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knuckleharley last won the day on December 27 2017

knuckleharley had the most liked content!


About knuckleharley

  • Rank
    Guru, have been a long time contributor

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  • Gender
  • Location
    North Carolina
  • Interests
    Old anything mechanical,history,travel,guns,military
  • My Project Cars
    33 Plymouth coupe,33 Dodge 4dr,37 Dodge 4x4 truck,42 Dodge coupe,48 Plymouth coupe,49 Chrysler Windsor coupe.

    Have others,but they aren't Mopar. 32 Ford 5 window coupe,34 Ford pu,53 Ford Club Coupe with a FE,stock 38 Ford Standard tudor humpback sedan.

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  • Location
    North Carolina
  • Interests
    old cars,truck,tools,motorcycles

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1,726 profile views
  1. D24 Original front and rear track.

    I am eaten alive with envy! That sure is a pretty car!
  2. Interesting photos I have run across.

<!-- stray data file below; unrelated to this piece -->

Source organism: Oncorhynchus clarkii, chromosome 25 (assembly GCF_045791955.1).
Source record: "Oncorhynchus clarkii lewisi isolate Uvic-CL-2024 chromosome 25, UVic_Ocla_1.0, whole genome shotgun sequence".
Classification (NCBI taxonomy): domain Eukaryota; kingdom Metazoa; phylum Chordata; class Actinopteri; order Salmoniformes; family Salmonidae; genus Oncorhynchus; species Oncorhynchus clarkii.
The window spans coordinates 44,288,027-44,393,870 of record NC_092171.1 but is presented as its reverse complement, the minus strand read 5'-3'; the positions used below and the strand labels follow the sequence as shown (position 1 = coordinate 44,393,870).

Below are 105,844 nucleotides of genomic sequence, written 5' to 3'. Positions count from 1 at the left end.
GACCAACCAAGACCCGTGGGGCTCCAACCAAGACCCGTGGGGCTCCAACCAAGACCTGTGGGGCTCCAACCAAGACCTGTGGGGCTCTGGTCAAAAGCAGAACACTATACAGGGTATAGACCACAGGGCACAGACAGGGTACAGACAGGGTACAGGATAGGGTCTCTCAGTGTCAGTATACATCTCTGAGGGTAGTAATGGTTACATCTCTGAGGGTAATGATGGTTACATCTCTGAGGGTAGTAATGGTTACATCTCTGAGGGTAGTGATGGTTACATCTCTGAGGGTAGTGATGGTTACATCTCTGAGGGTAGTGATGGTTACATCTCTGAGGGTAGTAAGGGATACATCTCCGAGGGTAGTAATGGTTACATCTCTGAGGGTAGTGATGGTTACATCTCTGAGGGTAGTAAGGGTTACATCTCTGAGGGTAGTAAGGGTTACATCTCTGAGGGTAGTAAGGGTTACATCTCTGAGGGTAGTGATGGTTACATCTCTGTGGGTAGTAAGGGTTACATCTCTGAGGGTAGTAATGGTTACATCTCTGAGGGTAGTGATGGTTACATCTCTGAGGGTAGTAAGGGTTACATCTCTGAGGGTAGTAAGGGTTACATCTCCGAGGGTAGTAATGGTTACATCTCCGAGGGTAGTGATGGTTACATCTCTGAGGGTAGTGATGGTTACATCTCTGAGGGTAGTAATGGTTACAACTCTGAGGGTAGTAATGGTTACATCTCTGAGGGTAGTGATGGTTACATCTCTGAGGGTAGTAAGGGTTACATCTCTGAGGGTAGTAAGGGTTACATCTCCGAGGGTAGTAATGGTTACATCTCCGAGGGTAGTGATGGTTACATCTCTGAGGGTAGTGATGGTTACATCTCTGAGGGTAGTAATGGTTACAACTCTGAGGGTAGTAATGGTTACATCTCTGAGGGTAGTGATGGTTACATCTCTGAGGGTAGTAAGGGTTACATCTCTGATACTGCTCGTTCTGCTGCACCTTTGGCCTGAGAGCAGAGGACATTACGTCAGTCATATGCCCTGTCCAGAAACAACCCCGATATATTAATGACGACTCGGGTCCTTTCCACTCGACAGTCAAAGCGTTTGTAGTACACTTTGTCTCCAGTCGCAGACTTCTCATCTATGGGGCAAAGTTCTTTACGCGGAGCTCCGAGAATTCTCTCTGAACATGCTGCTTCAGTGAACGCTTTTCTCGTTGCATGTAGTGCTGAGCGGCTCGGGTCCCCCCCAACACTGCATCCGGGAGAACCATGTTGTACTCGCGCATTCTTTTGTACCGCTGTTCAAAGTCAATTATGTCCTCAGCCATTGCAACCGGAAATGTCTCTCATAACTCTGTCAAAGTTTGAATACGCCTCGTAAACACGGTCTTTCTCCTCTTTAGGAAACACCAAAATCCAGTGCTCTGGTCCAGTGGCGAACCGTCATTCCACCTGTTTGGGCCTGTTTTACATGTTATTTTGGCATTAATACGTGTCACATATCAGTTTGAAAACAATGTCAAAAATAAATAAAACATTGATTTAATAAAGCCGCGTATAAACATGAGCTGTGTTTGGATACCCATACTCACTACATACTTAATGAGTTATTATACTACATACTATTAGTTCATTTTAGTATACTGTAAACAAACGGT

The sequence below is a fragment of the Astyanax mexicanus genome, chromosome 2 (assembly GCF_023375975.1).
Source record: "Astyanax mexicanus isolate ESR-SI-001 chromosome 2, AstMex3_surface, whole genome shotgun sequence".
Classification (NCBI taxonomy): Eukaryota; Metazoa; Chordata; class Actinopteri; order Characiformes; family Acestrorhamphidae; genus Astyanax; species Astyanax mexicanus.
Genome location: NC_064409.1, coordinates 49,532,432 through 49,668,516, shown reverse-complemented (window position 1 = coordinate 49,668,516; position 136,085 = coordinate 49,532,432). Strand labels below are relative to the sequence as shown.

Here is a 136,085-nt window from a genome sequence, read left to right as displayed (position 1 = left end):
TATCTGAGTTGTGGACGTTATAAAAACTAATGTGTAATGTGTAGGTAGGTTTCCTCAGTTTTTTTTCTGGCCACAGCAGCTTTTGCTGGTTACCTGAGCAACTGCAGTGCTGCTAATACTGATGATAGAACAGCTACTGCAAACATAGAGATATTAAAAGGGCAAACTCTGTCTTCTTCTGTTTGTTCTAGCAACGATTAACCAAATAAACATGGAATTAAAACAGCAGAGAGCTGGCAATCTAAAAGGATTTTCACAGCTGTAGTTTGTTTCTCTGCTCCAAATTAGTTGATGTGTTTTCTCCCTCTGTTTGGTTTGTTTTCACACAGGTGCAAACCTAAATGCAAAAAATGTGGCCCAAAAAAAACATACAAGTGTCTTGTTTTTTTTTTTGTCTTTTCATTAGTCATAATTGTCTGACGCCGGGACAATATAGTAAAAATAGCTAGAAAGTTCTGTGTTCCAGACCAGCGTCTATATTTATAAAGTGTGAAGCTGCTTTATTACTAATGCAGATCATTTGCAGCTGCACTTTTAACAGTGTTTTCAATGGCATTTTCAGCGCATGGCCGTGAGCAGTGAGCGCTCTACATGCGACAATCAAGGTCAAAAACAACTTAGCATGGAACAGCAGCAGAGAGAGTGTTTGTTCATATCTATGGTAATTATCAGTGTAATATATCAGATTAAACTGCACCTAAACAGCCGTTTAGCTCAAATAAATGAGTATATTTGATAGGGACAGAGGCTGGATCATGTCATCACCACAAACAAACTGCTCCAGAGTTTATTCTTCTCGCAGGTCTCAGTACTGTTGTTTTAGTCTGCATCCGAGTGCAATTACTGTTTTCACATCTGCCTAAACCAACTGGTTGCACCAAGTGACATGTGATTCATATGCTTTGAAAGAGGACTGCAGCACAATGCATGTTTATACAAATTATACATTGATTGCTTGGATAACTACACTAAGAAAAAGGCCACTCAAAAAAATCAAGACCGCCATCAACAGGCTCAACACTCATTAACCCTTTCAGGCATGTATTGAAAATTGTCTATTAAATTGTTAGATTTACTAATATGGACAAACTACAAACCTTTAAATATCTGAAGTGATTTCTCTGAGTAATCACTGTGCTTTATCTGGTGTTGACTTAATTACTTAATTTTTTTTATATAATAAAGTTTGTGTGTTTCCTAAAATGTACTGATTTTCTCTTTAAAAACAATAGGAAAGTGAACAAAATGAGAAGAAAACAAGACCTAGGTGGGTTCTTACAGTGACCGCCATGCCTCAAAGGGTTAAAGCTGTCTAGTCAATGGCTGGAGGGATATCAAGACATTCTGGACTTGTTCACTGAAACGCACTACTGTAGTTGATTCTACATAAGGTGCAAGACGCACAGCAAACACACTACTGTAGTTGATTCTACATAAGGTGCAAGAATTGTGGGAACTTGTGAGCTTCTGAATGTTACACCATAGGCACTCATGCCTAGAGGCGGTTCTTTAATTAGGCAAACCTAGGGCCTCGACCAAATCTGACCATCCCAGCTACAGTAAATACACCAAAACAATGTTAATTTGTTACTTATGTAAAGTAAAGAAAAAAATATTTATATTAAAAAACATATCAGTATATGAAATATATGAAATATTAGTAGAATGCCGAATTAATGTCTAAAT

My 1939 IHC pu is all original mechanically,and has several coats of paint on it. The most recent being baby blue latex applies with a roller and brush,and without sanding it first. That paint job is about 15 years old now. Original glasses that are cracked and yellow. Farmer "repairs" to the fender cracks that seem to have been done with a arc welder,and in one place,with a 1/8 inch thick piece of steel strap that was bolted to the fender before being welded. It probably gets more attention than anything else I own. Every time I park it somewhere,there are people standing around it taking photos with their cell phones when I come back to it. I am sure part of that is due to the originality and the "farmer repairs",but another part of it is due to the art deco design of the D-2's. They are just pretty trucks. My plans are to sand it down to the bare metal and then prime and paint it with Rust-O-leum primer and enamel paint,using a better quality paint roller and spray cans. Rust-o-leum has an enamel green that is a pretty close,if not exact,shade of the original green used on most of them,and with a yellow enamel beltline. I will paint it a pale blue instead if I can find a suitable aint,but the main idea is to preserve it and drive it. All this will probably kill most of the "passerby interest" in the truck because it won't be so much of a "survivor truck" after that. I don't really care. I use it to haul trash and drive locally for pleasure,and my goal is to keep it preserved to the point that when I die it will attract the interest of someone who might want to restore it,instead of being sold for scrap or to a hot rodder. The engine number,chassis number,and cab number all match,so IMHO it would be a shame to change anything. BTW,it is no sacrifice to keep it mechanically original. It rides and drives as good as a modern pu,and it has no trouble going down the road at 60 MPH. From a driving and comfort standpoint,it's like driving a 60's pickup. Already bought new glasses for it. The door glasses were cracked when I bought it,and didn't survive the trailer ride from ND to NC. They just shook themselves into pieces. I also have an original IHC 2 piece AM radio that has been rebuilt that I plan to put in it. For air-conditioning,the windshield frame cranks out,and it also has a vacuum-operated fan mounted on the dash. The only downside to owning this truck is occasionally some idiot will use the words "rat rod" in my presence,and I admit to getting a little dizzy for a moment before reminding myself they just don't know any better.